<div class="chapeau">LE MUSÉE D’ART MODERNE DE LA VILLE DE PARIS PRÉSENTE « URBAN RIDERS » DE JANVIER À AVRIL 2018, PREMIÈRE EXPOSITION INSTITUTIONNELLE
EN FRANCE DE MOHAMED BOUROUISSA (NÉ EN 1978 EN ALGÉRIE). L’OEUVRE <i>DEALING WITH…</i> DE LA COLLECTION PINAULT Y ÉTAIT MONTRÉE POUR LA PREMIÈRE FOIS.</div>
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<span class="lieu">Musée d’Art moderne</span><br>
<span class="lieu">de la Ville de Paris</span>
<span class="title">MOHAMED BOUROUISSA</span><br>
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<span>Curator and art critic</span>
<span class="alinea"></span> <i>“The first time I saw Martha Camarillo’s photographs of the horseback riders of Fletcher Street, I decided
that I wanted to meet these men. At the beginning, I wanted to make a western, then I realized that just making a film was
enough. I wanted to make something stronger.”</i><sup>1</sup>
<span class="alinea"></span> Fascinated by the images published by Martha Camarillo in her book <i>Fletcher Street,</i> Bourouissa traveled to Philadelphia’s Strawberry Mansion neighborhood to
meet black American horseriders of the Fletcher Street Urban Riding Club. For eight months the artist watched, filmed, and photographed them. Once he had become
part of their crew, he suggested that they organize a pageant, to be called Horse Day. On Horse Day, artists from different neighborhoods were invited to create
ornaments and regalia for the horses. For the series “ The Hood” (2015), Bourouissa then reproduced his photographs of the event on car parts.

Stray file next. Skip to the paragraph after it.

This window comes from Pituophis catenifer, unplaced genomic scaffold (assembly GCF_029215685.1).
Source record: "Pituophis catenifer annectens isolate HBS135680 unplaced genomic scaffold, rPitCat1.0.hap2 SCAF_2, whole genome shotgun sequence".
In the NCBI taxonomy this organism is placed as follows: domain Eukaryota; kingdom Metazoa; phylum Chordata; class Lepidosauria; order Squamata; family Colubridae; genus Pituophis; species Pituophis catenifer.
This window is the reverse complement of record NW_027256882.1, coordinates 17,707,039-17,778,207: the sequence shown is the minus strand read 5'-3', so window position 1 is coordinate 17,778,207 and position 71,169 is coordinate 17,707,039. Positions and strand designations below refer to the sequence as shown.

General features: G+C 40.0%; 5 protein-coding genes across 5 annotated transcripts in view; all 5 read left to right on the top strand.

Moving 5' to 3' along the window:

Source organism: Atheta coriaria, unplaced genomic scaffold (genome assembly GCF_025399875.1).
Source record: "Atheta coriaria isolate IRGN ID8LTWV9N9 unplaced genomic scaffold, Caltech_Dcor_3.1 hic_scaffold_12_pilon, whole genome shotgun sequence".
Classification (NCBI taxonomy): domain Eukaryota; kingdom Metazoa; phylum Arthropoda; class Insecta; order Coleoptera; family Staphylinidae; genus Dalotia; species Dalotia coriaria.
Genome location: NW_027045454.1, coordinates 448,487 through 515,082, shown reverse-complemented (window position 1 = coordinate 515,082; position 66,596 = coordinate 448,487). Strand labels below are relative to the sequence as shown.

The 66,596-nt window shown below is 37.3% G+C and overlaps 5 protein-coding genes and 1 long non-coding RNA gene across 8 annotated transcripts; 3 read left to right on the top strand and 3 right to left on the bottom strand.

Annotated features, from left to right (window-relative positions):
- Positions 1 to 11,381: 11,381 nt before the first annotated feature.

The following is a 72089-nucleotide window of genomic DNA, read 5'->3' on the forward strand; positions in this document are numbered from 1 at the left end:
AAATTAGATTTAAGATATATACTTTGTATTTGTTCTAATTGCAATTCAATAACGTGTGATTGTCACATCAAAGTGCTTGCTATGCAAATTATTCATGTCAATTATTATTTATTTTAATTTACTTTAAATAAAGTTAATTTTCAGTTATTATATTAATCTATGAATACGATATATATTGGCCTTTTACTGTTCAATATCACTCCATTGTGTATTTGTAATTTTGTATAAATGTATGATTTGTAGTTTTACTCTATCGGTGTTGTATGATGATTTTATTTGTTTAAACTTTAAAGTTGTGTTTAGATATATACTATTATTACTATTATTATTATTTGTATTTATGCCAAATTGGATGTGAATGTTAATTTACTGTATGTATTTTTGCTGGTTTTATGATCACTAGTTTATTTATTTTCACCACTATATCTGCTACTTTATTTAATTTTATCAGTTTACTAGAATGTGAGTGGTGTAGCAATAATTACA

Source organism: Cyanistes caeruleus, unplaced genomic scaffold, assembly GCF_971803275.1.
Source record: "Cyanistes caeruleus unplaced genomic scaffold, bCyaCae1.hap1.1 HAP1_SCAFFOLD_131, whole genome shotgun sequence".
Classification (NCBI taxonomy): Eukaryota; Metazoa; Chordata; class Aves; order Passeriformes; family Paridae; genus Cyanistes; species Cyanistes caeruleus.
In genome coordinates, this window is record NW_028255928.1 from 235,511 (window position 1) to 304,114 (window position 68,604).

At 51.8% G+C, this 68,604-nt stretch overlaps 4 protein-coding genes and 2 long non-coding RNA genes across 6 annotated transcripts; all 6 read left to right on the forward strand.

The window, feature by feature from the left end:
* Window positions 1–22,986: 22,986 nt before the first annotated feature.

<span class="alinea"></span> He also uses footage from Horse Day in the video <i>Dealing with…</i>(2015), projected on the hood of a car. He shows, in close up, an anxious, nervous horse pawing
at the ground, while, off-screen, two men negotiate his sale. The artist evokes the precariousness of this marginalized community, with its specific codes, rules, and rituals.
By using car parts, Bourouissa combines two symbols of American culture and, more specifically, of Philadelphia: the rider and the driver, the horse and the car.
Taken as either an encounter or a confrontation, it is most importantly a way, for the artist, to articulate his attitude toward this environment: <i>“I deliberately chose a French,
rather than American, car. It’s a way for me to gain critical distance from the subject,”</i> he explains. <i>“The car hood dominates the scene. It’s a filter, but is more than that: it’s
the main thing that the viewer sees, rather than the subject of the video itself. I had to find a means of positioning myself in relation to a world to which I don’t belong.”</i><sup>2</sup>
<span class="alinea"></span> This approach is characteristic of Bourouissa’s work: he typically establishes a protocol that allows him to convey an impression of his subject, rather than attempting to
reproduce it more directly. He plays with mirroring effects, distortions, angles and reverse angles, planes and volumes, curves and flows, to create on-screen a flood of
discontinuous, fragmented images.
<span class="alinea"></span> In <i>Dealing with…,</i> he highlights the tension at the core of this community, ignored and disdained by the government and public authorities. Without exhausting
its subject, the group of works created by Bourouissa in Philadelphia, including this video, is sharply evocative of a number of issues related to African American
culture, rap, and the representation of minorities, and refers to the rich history of depictions of horses and the riders throughout Western art, the cult of the western,
and the phenomenon of the “white cowboy.” As with the series “Périphérique” (2005–09), in which he explored
stereotypes of the French <i>banlieue,</i> Bourouissa here reflects on contemporary societal realities: identity and otherness, the circulation of myths and gestures, the
media and public authorities.
1 — Author interview with the artist, December 2, 2017.<br>
2 — <i>Ibid.</i>